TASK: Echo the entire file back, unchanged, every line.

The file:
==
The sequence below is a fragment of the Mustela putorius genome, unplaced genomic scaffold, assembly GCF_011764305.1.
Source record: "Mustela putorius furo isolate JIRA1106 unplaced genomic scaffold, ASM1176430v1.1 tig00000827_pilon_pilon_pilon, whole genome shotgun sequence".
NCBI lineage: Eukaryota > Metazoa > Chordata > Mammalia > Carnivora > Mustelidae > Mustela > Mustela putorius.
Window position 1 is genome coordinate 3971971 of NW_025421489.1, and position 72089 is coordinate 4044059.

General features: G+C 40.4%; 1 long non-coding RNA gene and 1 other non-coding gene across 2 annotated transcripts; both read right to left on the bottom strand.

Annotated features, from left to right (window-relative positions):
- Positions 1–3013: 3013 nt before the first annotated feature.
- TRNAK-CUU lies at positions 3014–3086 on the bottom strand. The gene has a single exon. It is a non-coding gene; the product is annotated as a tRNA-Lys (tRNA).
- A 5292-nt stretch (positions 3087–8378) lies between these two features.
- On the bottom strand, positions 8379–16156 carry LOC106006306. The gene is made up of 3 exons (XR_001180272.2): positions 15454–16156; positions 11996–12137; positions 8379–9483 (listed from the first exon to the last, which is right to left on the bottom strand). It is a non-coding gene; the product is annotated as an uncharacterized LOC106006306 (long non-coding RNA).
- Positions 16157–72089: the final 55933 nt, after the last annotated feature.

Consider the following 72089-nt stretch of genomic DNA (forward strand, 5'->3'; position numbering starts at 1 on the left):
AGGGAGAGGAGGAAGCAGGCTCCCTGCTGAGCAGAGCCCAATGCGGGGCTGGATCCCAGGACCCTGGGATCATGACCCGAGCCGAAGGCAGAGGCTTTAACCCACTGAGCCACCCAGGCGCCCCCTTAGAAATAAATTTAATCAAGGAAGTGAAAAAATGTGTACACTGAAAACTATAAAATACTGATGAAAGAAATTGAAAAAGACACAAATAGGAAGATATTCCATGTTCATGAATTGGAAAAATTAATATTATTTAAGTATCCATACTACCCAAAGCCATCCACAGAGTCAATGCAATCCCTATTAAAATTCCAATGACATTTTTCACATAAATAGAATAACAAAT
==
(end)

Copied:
The sequence below is a fragment of the Mustela putorius genome, unplaced genomic scaffold, assembly GCF_011764305.1.
Source record: "Mustela putorius furo isolate JIRA1106 unplaced genomic scaffold, ASM1176430v1.1 tig00000827_pilon_pilon_pilon, whole genome shotgun sequence".
NCBI lineage: Eukaryota > Metazoa > Chordata > Mammalia > Carnivora > Mustelidae > Mustela > Mustela putorius.
Window position 1 is genome coordinate 3971971 of NW_025421489.1, and position 72089 is coordinate 4044059.

General features: G+C 40.4%; 1 long non-coding RNA gene and 1 other non-coding gene across 2 annotated transcripts; both read right to left on the bottom strand.

Annotated features, from left to right (window-relative positions):
- Positions 1–3013: 3013 nt before the first annotated feature.
- TRNAK-CUU lies at positions 3014–3086 on the bottom strand. The gene has a single exon. It is a non-coding gene; the product is annotated as a tRNA-Lys (tRNA).
- A 5292-nt stretch (positions 3087–8378) lies between these two features.
- On the bottom strand, positions 8379–16156 carry LOC106006306. The gene is made up of 3 exons (XR_001180272.2): positions 15454–16156; positions 11996–12137; positions 8379–9483 (listed from the first exon to the last, which is right to left on the bottom strand). It is a non-coding gene; the product is annotated as an uncharacterized LOC106006306 (long non-coding RNA).
- Positions 16157–72089: the final 55933 nt, after the last annotated feature.

Consider the following 72089-nt stretch of genomic DNA (forward strand, 5'->3'; position numbering starts at 1 on the left):
AGGGAGAGGAGGAAGCAGGCTCCCTGCTGAGCAGAGCCCAATGCGGGGCTGGATCCCAGGACCCTGGGATCATGACCCGAGCCGAAGGCAGAGGCTTTAACCCACTGAGCCACCCAGGCGCCCCCTTAGAAATAAATTTAATCAAGGAAGTGAAAAAATGTGTACACTGAAAACTATAAAATACTGATGAAAGAAATTGAAAAAGACACAAATAGGAAGATATTCCATGTTCATGAATTGGAAAAATTAATATTATTTAAGTATCCATACTACCCAAAGCCATCCACAGAGTCAATGCAATCCCTATTAAAATTCCAATGACATTTTTCACATAAATAGAATAACAAAT